Broken light prototype

I realized a basic prototype of a light I’ve been wanting to make for a while. My concept was to emulate accidental industrial lighting effects that I photograph. Examples of those effects are mixed color temperatures, broken diffusion elements, and multiple point sources. It’s rough but the results are interesting.

Missing Link

‘Missing Link’ is out today, April 12th! This is the film I’ve been working on at LAIKA for the past (almost) 3 years and my first credit in a feature film as Camera and Motion Control Engineer. I’m seriously overwhelmed by the amount of talent, sweat, and blood that went into this beauty. Go check it out! UPDATE check out my portfolio for this film here.

Orange glasses

I designed and 3D printed new temples for my glasses. Being a camera guy, I wear a lot of black. So, I guess I’ve got to work in some pops of color somewhere. Print your own with my files on Thingiverse here.

Tampy tamp tamp

I bought a broken Nuova Simonelli espresso machine on eBay and fixed it up. Okay, it wasn’t really “broken.” I think the guy who sold it just didn’t care to fix it or understand how the water sensing mechanism worked. It’s caveman stuff (or ultra clever. or both. i can’t decide). There are two terminals on either side of the water spout. If there’s a conductive fluid like non-distilled water between them, the circuit will complete. But the terminals were a bit loose and corroded… so it took a whole 5 minutes to fix.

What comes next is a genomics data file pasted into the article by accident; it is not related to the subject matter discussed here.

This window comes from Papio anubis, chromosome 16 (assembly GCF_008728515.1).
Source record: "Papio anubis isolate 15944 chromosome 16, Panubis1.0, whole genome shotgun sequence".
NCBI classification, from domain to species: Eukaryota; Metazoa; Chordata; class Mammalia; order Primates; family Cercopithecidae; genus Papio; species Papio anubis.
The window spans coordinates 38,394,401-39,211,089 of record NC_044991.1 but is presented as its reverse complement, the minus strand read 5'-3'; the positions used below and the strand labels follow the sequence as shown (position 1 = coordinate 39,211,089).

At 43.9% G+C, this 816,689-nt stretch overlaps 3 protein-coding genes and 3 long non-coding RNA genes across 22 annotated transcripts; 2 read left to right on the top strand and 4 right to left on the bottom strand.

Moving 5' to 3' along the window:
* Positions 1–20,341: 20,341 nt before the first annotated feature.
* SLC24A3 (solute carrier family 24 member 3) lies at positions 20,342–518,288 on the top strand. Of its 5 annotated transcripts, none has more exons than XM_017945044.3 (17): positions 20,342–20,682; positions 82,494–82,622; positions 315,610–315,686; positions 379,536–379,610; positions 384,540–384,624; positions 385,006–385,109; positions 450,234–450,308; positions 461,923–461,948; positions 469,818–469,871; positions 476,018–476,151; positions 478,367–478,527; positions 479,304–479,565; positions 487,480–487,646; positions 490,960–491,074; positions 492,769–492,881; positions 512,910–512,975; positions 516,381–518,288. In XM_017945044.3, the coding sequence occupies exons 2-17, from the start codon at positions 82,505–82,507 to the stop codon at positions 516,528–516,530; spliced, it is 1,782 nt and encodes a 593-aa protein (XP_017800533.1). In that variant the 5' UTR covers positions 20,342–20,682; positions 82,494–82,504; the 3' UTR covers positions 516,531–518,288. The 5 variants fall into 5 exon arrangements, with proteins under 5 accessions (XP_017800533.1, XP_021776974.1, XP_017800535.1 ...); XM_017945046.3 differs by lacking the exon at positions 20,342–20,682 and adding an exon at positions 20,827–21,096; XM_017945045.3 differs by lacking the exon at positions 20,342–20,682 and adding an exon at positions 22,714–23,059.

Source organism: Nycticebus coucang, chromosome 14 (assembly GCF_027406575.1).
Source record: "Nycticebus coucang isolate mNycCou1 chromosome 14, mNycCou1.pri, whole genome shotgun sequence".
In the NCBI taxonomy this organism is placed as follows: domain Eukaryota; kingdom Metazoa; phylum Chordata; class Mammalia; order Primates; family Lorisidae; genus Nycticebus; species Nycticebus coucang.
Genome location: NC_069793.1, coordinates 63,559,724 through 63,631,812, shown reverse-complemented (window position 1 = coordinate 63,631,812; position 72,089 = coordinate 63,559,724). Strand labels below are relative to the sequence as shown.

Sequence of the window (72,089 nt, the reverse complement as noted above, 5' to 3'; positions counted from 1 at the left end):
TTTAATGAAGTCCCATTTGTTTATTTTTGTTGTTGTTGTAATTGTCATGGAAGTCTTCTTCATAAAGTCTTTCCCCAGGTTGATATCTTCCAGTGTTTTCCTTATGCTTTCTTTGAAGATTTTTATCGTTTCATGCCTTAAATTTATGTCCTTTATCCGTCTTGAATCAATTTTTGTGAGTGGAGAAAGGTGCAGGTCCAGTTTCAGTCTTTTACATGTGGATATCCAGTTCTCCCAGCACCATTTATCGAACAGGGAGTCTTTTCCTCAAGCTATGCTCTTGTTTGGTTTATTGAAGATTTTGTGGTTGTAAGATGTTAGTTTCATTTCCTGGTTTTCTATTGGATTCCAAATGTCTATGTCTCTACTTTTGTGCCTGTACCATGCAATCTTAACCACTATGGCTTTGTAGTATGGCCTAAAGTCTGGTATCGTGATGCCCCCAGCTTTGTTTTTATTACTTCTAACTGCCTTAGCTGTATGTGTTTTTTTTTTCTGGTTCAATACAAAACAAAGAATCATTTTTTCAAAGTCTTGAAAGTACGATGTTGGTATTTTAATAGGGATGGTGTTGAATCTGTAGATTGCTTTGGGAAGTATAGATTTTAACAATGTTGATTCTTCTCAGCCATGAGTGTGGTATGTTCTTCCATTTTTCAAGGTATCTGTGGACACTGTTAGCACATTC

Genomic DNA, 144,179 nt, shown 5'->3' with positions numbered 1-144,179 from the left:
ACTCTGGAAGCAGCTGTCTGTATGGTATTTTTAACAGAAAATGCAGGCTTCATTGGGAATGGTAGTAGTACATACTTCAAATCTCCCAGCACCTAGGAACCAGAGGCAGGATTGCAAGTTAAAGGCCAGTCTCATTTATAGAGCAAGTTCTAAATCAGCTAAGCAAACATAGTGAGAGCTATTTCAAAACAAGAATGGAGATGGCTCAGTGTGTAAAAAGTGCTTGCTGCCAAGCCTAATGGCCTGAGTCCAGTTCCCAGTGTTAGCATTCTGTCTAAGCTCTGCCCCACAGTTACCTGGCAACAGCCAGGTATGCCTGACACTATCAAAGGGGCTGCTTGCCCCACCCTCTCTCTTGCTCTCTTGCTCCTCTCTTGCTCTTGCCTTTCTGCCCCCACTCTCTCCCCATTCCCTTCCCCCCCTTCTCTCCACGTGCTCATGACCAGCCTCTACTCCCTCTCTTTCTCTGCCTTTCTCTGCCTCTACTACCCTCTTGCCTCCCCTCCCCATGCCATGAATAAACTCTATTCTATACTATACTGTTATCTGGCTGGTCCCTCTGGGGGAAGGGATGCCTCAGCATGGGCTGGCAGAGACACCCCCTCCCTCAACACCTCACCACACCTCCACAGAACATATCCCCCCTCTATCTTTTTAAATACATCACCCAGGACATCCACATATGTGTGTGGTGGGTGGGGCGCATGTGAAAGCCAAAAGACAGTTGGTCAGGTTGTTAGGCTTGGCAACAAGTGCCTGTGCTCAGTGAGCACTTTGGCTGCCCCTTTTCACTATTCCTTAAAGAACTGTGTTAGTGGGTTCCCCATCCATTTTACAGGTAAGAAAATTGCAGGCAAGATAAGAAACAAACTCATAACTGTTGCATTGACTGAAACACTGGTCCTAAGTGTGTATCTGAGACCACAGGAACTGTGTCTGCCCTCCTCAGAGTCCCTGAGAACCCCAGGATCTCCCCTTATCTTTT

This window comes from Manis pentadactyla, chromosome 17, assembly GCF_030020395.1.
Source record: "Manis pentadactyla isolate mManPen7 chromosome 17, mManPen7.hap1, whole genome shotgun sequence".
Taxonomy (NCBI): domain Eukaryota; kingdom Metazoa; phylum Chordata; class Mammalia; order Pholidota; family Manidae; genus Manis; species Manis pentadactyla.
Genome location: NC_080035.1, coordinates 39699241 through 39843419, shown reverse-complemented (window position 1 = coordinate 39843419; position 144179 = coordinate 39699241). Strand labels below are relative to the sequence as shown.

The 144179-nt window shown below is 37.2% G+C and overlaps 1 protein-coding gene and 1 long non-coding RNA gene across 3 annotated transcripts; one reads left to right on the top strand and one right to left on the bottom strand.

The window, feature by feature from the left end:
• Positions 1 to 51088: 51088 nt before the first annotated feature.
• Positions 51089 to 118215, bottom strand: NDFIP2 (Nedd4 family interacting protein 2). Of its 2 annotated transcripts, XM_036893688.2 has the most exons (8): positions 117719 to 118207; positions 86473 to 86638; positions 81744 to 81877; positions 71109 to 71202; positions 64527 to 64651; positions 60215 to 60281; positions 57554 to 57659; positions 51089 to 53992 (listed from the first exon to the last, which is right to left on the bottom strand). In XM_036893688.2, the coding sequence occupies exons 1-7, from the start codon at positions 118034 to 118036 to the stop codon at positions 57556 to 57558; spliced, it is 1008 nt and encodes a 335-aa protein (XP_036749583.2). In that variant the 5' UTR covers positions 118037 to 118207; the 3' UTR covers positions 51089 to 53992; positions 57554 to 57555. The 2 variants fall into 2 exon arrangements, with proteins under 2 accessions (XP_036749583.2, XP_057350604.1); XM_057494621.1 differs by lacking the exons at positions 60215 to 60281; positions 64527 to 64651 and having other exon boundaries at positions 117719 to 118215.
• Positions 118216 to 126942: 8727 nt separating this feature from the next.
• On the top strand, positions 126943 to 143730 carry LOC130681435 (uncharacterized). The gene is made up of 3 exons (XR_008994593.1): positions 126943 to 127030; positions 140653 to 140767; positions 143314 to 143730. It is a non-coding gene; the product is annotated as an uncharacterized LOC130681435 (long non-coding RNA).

In the past year, I’ve leveled up my machining skills but I haven’t done much knurling. This seemed like a perfect opportunity to practice by making my own 58mm espresso tamper.

Beach Radio

I found a neat old National AB-235 solid state radio at a swap meet this spring for $5. Since it wasn’t working anymore, I thought it’d make a great bluetooth radio for the beach.

To keep the original speaker and all of its tinny charm, I needed more depth for electronics. My solution was to create a new back piece with my 3D printer that was about .325″ deeper. I added through holes for the electronics, a 9V battery holder, and an opening for a switch.

See the project and get the files on Radio project on Thingiverse.

3D printer

I bought my first 3D printer! It’s an Anet A8 (Prusa i3 clone). After assembly, adding belt tensioners, and installing a MOSFET so the board didn’t melt and burn my place down, I’ve been making small prints and dialing in my bed leveling technique. My first larger project is converting a vintage radio into a Bluetooth one.

Marking Soundbites

Last year, I came up a trick to mark soundbites as you record video interviews. Basically, you record a dummy tone into an unused audio channel anytime you hear a good clip to generate a form of metadata you can reference later in your edit suite. This tone can be made with a number of free apps for your phone or with any device that can input a tone into your camera. And best of all, this trick isn’t dependent on proprietary software.

It still surprises me that a basic marker feature (perhaps included as a sidecar XML file) isn’t a feature of most professional cameras marketed to documentary filmmakers. So often, as you’re hearing the interview you already know many of the soundbites you’ll use later. And while the Lumberjack System, for example, is a great alternative, I wanted a quick and dirty way to make this happen.